I wonder if women have any idea what level of hazard men put themselves in by having sex?

    Reply

  4. Posted by fuzziewuzziebear on May 28, 2017 at 5:28 pm

    Julian, would you be willing to write a post about your experience on facebook? While I have an account, I never go there and all that I hear leads me to believe that they have gone overboard to accommodate feminists.

    Reply

    • Posted by Julian O'Dea on May 28, 2017 at 9:41 pm

      Perhaps soon. What PC censors don’t understand is that people who cannot express themselves in any other way become “trolls” like the young men on 4Chan and so on, who did so much to damage Hillary Clinton.

      I suspect that part of Trump’s “shock victory” resulted from pent up frustration at how politically correct and censored public discourse has become. If people cannot speak their minds, they have nothing left but the ballot box.

      Reply

      • Posted by Julian O'Dea on May 28, 2017 at 9:45 pm

        I just saw a sad complaint on Facebook from an academic in America who has been forced out of his job along with others who have stood up to a bullying student body. He remarked that he and his colleagues were liberals. Well, precisely. Liberal academics have created this situation by years of pandering to students.

      • Posted by fuzziewuzziebear on May 28, 2017 at 11:54 pm

        It is a shame that we have to censor ourselves. As for the out of work academics, he should stay tuned. What is going on cannot last.

      • Posted by Julian O'Dea on May 29, 2017 at 12:03 am

        Well, I don’t self-censor a lot. Normally I get away with it, even on FB. And I am retired, so threats to “have me fired” don’t worry me.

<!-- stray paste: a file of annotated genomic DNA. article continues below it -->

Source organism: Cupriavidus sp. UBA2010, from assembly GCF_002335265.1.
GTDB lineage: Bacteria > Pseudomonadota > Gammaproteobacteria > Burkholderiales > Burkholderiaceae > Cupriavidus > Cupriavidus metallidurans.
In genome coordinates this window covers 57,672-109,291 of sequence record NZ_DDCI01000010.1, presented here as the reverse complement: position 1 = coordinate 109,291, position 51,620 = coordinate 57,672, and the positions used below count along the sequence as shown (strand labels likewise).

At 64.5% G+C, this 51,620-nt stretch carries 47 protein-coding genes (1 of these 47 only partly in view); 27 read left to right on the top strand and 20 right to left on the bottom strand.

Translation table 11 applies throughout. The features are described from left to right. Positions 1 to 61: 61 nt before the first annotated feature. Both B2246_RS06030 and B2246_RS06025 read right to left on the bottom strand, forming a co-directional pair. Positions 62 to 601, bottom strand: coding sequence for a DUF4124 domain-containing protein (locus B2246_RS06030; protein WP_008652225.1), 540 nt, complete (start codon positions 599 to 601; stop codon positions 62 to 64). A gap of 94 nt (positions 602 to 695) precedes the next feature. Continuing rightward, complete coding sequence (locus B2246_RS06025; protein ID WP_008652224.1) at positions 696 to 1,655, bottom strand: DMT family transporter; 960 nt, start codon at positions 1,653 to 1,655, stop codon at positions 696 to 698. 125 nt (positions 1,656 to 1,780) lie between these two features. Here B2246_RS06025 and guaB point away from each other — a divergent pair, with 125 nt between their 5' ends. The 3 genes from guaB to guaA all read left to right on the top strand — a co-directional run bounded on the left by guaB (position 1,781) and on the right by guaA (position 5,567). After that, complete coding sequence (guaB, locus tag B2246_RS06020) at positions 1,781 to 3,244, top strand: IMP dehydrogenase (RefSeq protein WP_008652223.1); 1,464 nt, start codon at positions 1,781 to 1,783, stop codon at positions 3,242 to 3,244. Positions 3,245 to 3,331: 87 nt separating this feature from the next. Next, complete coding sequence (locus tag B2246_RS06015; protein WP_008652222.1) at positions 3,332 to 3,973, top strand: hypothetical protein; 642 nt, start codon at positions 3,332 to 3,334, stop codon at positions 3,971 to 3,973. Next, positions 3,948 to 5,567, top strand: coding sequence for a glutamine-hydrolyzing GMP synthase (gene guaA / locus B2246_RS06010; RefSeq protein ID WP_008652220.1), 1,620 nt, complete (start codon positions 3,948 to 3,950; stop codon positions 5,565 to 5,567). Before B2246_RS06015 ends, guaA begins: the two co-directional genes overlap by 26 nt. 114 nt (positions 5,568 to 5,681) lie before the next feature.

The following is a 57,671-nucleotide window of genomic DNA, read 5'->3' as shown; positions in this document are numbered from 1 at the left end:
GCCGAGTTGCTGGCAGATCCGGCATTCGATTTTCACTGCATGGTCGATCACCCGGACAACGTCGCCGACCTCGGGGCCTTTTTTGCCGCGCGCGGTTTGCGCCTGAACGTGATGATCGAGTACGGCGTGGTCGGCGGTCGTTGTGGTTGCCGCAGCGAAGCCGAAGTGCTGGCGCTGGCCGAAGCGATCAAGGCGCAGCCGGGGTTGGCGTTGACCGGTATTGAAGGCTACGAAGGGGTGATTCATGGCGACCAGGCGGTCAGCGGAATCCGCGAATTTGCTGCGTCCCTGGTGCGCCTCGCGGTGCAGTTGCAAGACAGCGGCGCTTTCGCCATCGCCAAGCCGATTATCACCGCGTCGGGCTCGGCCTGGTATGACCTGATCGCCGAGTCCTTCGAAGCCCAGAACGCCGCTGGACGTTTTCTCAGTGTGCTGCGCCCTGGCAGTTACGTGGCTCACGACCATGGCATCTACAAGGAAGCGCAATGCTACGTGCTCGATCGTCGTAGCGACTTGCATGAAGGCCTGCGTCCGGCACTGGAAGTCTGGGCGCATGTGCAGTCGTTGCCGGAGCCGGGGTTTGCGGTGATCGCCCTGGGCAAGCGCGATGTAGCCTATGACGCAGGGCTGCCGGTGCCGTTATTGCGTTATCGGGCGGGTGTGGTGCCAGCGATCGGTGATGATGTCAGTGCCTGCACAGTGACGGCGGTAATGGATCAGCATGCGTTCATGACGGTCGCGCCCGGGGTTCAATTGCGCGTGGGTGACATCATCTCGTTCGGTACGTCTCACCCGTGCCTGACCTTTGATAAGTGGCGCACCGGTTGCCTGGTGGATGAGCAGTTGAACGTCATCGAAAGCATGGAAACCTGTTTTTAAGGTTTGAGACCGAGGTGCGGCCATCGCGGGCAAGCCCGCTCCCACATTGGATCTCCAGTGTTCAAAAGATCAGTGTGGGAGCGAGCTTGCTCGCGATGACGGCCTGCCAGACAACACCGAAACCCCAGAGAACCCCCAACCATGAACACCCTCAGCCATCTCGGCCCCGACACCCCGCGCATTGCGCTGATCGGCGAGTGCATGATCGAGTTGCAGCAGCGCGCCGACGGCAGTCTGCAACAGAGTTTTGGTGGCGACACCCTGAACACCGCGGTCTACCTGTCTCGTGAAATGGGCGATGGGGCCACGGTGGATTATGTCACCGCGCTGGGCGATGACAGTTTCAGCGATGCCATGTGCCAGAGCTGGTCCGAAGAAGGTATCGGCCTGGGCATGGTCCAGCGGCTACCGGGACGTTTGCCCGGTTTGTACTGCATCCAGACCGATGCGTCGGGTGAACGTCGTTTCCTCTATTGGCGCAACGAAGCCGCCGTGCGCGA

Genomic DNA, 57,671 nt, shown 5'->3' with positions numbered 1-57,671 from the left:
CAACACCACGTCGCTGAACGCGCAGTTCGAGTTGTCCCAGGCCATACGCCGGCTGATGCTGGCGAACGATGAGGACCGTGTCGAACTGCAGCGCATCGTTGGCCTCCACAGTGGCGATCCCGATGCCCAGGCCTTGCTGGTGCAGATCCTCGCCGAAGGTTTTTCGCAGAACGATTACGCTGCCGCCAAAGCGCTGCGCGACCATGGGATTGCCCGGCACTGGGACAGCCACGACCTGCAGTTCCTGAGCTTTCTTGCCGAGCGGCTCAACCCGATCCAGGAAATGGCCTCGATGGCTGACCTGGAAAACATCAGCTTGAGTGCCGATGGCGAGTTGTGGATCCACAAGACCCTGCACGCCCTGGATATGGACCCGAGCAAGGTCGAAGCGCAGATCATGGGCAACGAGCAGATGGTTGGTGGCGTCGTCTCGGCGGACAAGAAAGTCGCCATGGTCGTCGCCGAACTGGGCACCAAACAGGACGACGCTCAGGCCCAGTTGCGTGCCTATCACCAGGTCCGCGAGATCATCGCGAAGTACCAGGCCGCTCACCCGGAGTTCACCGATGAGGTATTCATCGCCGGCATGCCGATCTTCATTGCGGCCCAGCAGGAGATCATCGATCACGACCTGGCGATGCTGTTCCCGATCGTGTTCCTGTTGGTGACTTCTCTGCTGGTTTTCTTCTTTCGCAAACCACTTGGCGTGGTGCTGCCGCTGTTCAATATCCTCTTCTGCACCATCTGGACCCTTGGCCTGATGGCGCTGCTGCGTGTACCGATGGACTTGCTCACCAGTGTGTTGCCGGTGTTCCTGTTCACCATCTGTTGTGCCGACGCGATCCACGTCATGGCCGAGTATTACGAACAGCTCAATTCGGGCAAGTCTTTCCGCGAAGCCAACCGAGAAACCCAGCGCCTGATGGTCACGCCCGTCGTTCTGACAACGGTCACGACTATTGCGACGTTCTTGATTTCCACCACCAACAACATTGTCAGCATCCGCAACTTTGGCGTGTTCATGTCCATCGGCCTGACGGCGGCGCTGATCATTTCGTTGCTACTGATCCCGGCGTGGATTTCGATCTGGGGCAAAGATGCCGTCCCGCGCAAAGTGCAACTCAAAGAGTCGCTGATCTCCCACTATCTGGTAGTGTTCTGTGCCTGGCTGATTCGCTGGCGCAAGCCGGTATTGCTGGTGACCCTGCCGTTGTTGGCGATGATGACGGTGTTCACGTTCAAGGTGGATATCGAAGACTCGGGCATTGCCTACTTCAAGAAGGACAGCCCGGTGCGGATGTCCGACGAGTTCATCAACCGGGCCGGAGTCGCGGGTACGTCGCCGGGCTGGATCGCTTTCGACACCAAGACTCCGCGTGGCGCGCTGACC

I do think that my three day ban on Facebook was unfair. I suspect they do pander to feminists who complain. Both sides of politics and the culture war probably feel that FB is unfair to them, but I suspect there is a pervasive Left bias. Somebody complained recently that an accurate account of the Muslim invasion of Europe was removed from Facebook, for example.

    • Facebook is pretty clever in the way it goes about its self-censoring. (Self-censoring is probably the best term – ultimately all content that goes on there gets moderated according to the site rules and the company’s whims).

      I had a post pulled recently, and I’m still not sure exactly what it was that tipped the facebook censors off. It was a link to a lengthy blog essay about the etymology of the word ‘cunt’, a very good one. It had explicit pictures (there was an explicit picture in the link on Facebook). So either a word or two in the quotes linked caused the moderation software to identify it as spam – or someone quietly ‘reported’ it as spam. I guess it’s more likely the second, as Facebook didn’t reject the post immediately upon posting.